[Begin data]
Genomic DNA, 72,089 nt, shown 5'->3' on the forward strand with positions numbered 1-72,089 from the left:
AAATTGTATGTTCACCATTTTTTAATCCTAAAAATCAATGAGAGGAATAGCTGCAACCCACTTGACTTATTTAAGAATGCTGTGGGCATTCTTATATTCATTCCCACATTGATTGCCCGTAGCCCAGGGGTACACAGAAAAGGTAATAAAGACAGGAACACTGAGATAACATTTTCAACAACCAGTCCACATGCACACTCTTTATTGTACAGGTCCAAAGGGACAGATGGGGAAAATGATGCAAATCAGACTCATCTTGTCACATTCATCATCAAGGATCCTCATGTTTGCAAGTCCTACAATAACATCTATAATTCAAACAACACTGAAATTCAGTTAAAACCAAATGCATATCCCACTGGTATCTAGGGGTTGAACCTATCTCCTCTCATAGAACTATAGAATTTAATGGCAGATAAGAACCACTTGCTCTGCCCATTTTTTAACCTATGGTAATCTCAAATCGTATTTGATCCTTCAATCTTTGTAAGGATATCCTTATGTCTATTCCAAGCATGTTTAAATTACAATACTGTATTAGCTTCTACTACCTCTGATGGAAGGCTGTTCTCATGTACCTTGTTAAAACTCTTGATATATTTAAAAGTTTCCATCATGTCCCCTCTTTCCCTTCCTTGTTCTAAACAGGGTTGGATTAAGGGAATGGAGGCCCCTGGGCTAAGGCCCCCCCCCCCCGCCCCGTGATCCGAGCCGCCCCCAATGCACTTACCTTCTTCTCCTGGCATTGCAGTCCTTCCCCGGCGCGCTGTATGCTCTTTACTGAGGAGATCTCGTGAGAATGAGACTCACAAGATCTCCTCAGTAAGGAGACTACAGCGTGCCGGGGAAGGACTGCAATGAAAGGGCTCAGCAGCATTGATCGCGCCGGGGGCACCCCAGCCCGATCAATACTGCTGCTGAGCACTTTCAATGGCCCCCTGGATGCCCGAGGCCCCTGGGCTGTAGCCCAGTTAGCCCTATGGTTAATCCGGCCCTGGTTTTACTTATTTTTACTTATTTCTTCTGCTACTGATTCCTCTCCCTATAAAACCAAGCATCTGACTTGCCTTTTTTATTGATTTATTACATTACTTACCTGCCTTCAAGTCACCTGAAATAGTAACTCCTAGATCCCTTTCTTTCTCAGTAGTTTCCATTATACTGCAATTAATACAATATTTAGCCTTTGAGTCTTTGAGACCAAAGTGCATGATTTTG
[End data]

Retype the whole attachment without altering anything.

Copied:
Genomic DNA, 72,089 nt, shown 5'->3' on the forward strand with positions numbered 1-72,089 from the left:
AAATTGTATGTTCACCATTTTTTAATCCTAAAAATCAATGAGAGGAATAGCTGCAACCCACTTGACTTATTTAAGAATGCTGTGGGCATTCTTATATTCATTCCCACATTGATTGCCCGTAGCCCAGGGGTACACAGAAAAGGTAATAAAGACAGGAACACTGAGATAACATTTTCAACAACCAGTCCACATGCACACTCTTTATTGTACAGGTCCAAAGGGACAGATGGGGAAAATGATGCAAATCAGACTCATCTTGTCACATTCATCATCAAGGATCCTCATGTTTGCAAGTCCTACAATAACATCTATAATTCAAACAACACTGAAATTCAGTTAAAACCAAATGCATATCCCACTGGTATCTAGGGGTTGAACCTATCTCCTCTCATAGAACTATAGAATTTAATGGCAGATAAGAACCACTTGCTCTGCCCATTTTTTAACCTATGGTAATCTCAAATCGTATTTGATCCTTCAATCTTTGTAAGGATATCCTTATGTCTATTCCAAGCATGTTTAAATTACAATACTGTATTAGCTTCTACTACCTCTGATGGAAGGCTGTTCTCATGTACCTTGTTAAAACTCTTGATATATTTAAAAGTTTCCATCATGTCCCCTCTTTCCCTTCCTTGTTCTAAACAGGGTTGGATTAAGGGAATGGAGGCCCCTGGGCTAAGGCCCCCCCCCCCCGCCCCGTGATCCGAGCCGCCCCCAATGCACTTACCTTCTTCTCCTGGCATTGCAGTCCTTCCCCGGCGCGCTGTATGCTCTTTACTGAGGAGATCTCGTGAGAATGAGACTCACAAGATCTCCTCAGTAAGGAGACTACAGCGTGCCGGGGAAGGACTGCAATGAAAGGGCTCAGCAGCATTGATCGCGCCGGGGGCACCCCAGCCCGATCAATACTGCTGCTGAGCACTTTCAATGGCCCCCTGGATGCCCGAGGCCCCTGGGCTGTAGCCCAGTTAGCCCTATGGTTAATCCGGCCCTGGTTTTACTTATTTTTACTTATTTCTTCTGCTACTGATTCCTCTCCCTATAAAACCAAGCATCTGACTTGCCTTTTTTATTGATTTATTACATTACTTACCTGCCTTCAAGTCACCTGAAATAGTAACTCCTAGATCCCTTTCTTTCTCAGTAGTTTCCATTATACTGCAATTAATACAATATTTAGCCTTTGAGTCTTTGAGACCAAAGTGCATGATTTTG